A CBS News poll released Wednesday finds that nearly two in three Americans want Republicans in Congress to continue to challenge parts of the health care reform bill.
The Senate version of the legislation was passed by the House Sunday night, and President Obama signed it into law on Tuesday. The House also passed a separate reconciliation bill, which cannot be filibustered, that is now being debated in the Senate. That bill would make changes to the bill already signed into law.
Senate Republicans are now challenging whether the bill is truly a budget reconciliation bill (which is what makes it filibuster-proof) and inserting amendments designed to slow down passage. Republican attorneys general are also planning to challenge the constitutionality of the law.
The poll finds that 62 percent want Congressional Republicans to keep challenging the bill, while 33 percent say they should not do so. Nearly nine in ten Republicans and two in three independents want the GOP to keep challenging. Even 41 percent of Democrats support continued challenges.
Americans are split about the fact that the bill largely lacked bipartisan support. Fifty percent said they were disappointed that the bill did not have support from both parties, while 44 percent said that it doesn't matter.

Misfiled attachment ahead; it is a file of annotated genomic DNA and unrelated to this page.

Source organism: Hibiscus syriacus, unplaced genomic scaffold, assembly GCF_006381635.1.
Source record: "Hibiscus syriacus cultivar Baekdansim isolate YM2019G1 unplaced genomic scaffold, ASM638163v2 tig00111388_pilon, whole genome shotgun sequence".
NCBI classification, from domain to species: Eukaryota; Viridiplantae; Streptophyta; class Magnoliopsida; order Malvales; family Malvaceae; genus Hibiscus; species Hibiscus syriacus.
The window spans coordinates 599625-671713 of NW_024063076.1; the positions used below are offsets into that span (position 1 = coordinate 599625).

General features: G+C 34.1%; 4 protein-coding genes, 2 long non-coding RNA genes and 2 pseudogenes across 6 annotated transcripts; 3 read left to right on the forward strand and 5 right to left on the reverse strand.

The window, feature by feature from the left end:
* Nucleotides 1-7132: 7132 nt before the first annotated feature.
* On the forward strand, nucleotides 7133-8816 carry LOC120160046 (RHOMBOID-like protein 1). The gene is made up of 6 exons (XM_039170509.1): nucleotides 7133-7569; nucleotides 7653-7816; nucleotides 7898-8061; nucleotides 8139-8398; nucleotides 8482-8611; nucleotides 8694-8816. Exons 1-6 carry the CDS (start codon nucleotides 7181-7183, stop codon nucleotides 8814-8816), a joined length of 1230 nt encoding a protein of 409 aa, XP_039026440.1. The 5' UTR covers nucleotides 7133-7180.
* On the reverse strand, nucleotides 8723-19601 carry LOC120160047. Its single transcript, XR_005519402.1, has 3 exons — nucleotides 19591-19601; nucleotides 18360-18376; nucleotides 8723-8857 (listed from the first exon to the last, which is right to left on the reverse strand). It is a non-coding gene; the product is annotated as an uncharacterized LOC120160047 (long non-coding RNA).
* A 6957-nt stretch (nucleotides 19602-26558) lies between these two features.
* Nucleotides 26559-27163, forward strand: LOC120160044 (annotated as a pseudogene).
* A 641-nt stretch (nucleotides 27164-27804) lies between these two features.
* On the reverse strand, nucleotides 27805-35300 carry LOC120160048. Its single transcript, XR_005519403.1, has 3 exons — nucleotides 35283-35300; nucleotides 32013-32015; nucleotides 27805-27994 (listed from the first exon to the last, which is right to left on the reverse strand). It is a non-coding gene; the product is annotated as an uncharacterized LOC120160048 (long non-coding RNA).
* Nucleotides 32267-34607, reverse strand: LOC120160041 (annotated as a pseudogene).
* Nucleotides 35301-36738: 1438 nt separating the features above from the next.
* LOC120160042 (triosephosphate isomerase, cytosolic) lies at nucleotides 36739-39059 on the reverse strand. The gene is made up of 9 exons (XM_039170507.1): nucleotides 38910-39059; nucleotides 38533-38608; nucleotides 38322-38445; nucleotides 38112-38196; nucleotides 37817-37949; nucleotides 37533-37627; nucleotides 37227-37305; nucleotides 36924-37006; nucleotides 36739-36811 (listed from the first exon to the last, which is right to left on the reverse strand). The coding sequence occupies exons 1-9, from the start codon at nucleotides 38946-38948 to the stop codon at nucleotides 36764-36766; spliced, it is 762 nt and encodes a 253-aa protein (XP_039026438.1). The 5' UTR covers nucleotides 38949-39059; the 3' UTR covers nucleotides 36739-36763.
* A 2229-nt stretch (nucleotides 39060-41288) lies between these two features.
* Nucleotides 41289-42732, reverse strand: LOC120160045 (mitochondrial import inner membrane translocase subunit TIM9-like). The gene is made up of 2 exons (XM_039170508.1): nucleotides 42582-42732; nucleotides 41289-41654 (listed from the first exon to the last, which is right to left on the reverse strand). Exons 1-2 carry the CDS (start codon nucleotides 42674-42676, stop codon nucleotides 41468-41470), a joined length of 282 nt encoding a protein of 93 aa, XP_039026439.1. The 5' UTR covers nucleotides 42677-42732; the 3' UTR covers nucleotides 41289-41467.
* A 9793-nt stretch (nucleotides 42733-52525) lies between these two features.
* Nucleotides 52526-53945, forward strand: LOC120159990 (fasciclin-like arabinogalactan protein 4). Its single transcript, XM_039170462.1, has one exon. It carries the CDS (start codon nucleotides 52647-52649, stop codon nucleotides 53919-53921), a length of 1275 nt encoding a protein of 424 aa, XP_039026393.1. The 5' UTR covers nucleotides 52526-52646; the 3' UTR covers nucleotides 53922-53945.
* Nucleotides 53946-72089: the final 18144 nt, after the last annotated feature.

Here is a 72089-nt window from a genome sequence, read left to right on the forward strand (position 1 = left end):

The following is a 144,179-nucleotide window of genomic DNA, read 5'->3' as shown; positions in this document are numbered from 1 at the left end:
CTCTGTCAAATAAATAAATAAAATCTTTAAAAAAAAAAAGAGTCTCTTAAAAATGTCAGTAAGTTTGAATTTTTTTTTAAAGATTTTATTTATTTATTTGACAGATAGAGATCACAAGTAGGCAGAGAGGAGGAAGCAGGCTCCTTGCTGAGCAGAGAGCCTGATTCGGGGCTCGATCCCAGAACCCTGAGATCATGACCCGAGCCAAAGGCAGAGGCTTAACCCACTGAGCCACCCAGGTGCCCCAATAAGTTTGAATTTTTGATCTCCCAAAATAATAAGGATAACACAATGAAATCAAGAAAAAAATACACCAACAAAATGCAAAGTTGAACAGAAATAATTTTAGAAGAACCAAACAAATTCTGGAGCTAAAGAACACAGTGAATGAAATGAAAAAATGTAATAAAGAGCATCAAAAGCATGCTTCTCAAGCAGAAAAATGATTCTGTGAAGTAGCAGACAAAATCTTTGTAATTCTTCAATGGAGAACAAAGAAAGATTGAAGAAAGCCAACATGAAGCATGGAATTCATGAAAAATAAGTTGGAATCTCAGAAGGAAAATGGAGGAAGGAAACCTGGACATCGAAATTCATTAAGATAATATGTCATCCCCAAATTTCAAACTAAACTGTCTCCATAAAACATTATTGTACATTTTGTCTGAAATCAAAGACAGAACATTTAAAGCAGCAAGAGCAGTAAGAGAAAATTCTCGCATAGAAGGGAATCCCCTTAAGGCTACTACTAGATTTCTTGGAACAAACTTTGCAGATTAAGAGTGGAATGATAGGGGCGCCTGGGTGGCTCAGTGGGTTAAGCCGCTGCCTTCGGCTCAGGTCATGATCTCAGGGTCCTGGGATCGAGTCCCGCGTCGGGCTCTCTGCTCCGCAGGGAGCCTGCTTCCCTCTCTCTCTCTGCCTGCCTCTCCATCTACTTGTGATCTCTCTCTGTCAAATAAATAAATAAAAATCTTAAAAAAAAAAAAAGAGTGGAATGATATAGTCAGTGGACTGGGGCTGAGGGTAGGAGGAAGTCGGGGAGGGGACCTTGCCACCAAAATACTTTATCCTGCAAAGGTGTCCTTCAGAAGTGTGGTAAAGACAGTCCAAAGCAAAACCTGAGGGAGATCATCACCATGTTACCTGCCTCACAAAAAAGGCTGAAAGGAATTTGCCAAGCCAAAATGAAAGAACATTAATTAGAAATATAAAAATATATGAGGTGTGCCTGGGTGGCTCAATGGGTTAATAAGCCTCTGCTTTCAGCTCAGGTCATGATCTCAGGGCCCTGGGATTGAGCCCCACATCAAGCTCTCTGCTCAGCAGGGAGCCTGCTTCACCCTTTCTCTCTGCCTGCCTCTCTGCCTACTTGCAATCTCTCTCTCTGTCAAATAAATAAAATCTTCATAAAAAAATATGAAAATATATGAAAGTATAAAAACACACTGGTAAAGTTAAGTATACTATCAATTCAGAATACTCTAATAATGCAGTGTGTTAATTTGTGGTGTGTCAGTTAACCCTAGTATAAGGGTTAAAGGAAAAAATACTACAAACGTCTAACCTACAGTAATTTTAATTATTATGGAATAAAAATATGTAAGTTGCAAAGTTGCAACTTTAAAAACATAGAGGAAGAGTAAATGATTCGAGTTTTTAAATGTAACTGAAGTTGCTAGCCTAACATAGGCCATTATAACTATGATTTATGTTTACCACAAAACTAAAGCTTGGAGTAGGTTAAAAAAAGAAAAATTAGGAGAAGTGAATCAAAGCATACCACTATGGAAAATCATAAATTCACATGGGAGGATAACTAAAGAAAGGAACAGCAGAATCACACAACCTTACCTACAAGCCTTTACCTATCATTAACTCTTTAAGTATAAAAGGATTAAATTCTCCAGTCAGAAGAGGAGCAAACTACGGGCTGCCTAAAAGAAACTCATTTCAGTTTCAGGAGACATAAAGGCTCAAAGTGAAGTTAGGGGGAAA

Most see the bill as an important achievement for the president. Fifty-two percent called passage a major accomplishment for Mr. Obama, up from 46 percent before Sunday's vote. Thirteen percent called it a minor accomplishment, and 32 percent said passage was not an accomplishment.
For the new poll, CBS News re-interviewed 649 adults interviewed just before the House vote in a CBS News poll conducted March 18-21. The findings suggest an improvement in perceptions of the legislation: While 37 percent approved of it before the vote, 42 percent approved afterward.